Wednesday, June 25, 2014

Where There's Smoke

State Your Emergency
A Roadside Fire
No, I Don't See an RV
Electrician to the Rescue!
Hub & ID Civil Servant Stamping Out Fires
The More Exciting Fire Was Down the Road
Another Traffic Jam in Elmira
Heroes in Neon
Charred Grass Across From Our Driveway
Molten Missile--What's Left of a Wheel Bearing
Emergency 9-1-1 call goes something like this:

Dispatch: What's your emergency?

Me: A fire, along the road, mile marker 490, highway 95.

Dispatch: Yes, we have responded to a report of an RV fire.

Me: Uh, no...just RV.

Dispatch: We have an RV on fire at that location.

Me: Just grass. My husband is out there with a shovel. Wait. I see the sheriff.

(At this point in the conversation several vehicles with flashing lights zip past my husband, battling smoky grass with a shovel. None stop.)

Dispatch: They're on the scene now.

Me: Actually, they just drove past the scene.

It's a ridiculous conversation, trying to convince a dispatcher that there are indeed two fires, not one at the same mile marker. Maybe I should have reminded her that mile markers cover a mile in territory, thus space enough for more than one fire.

Where there's smoke, there's fire, but our fire wasn't smoky enough to catch the attention of first responders. It wasn't like we had flames--or an RV in flames--but the west is a dry tinderbox and smoke a dangerous spark.

Not 20 miles from here, firefighters died in a blaze back in 1967. In 1910, fires swept across Idaho in two days killing 86 people and burning over three million acres. The scars of both fires are in our wilderness back yard.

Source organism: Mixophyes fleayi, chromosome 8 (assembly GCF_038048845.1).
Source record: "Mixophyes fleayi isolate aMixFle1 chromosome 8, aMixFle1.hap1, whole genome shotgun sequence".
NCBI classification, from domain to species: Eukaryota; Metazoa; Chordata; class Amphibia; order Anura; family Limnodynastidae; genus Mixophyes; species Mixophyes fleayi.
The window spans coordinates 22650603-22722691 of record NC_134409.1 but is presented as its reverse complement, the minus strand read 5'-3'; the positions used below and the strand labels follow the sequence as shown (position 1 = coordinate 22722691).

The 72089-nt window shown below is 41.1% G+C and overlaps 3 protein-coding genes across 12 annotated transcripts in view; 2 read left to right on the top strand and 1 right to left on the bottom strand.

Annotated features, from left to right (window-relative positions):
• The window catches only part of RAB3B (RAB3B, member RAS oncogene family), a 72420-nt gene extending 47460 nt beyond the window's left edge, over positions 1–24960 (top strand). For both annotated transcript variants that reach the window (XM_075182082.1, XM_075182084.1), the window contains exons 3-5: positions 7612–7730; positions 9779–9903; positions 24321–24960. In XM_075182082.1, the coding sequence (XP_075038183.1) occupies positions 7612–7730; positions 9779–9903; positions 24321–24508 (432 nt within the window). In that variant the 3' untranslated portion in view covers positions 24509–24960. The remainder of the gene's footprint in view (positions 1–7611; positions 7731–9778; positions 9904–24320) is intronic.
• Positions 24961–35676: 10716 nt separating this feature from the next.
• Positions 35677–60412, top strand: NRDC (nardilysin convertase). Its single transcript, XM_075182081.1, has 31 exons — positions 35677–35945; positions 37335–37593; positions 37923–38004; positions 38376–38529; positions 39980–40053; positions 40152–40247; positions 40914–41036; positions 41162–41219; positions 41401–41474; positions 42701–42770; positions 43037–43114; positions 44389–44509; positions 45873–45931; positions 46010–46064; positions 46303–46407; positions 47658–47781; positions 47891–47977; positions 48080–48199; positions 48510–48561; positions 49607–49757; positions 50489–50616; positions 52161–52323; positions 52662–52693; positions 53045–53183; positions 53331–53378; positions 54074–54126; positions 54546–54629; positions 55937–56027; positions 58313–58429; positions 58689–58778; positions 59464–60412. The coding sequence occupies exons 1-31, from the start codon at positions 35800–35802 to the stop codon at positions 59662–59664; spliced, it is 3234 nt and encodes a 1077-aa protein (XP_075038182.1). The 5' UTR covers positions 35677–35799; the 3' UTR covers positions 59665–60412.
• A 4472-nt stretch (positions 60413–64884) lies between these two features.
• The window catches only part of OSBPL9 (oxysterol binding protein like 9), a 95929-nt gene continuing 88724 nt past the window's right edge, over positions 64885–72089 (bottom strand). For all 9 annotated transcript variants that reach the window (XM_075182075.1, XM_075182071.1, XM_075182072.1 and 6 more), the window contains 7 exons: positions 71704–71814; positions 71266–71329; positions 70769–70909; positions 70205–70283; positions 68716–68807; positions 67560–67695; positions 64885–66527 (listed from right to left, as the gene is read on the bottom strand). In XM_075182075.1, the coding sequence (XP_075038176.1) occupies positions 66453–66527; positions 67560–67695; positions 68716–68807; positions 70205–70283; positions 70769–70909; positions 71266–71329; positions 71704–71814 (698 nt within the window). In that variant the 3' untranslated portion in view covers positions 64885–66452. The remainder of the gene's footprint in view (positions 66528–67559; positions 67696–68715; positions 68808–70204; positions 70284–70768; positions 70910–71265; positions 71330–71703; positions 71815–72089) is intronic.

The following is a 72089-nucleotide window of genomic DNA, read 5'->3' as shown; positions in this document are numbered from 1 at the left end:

I don't take smoke lightly.

Another man joins the Hub in battling our grass fire. At first I see just a portion of a white vehicle, thinking a sheriff's deputy did turn around. Turns out it is an Idaho civil servant, but of the electrician sector. He helps with a small red fire extinguisher.

From our driveway I can see another traffic jam building. A truck, whose driver apparently missed that traffic was stopped ahead, slams on his breaks so hard his tires smoke and he leaves a trail of black rubber on the pavement.

And yes, there is an RV on fire just down the road.

The men put out the fire, only to have it smolder again. So Hub treks across the road once more and shovels. The returning fire trucks and deputy vehicles pass by. None stop. But the electrician returns.

We chat about the previous Idaho traffic jam last week. He tells me he saw the cattle truck in town that took the hit of logs from he other truck. Kind of scary when logs fly loose and cows have to duck. The cattle truck had a gaping hole.

This time a tourist is the culprit for our Elmira roadside excitement. Within the charred grass my husband retrieves the melted remains of a bearing that evidently caused our grass fire and eventually stopped the RV. How long the driver had been going with flames licking at his tires, we don't know but at our place the fire was hot enough to create a molten missile.

That's one way to make a vacation memorable.


  1. Sure glad emergency responders take every call seriously. Not. Glad your fire didn't get out of control. I shudder every time I see or smell smoke knowing how fast things can turn deadly.

    1. I'm still baffled by the emergency responders. Even that little bit of smoke blew up fast and it took two attempts to get it all out. Although with the happy outcome, I can laugh. I'm like you--on high alert with smoke!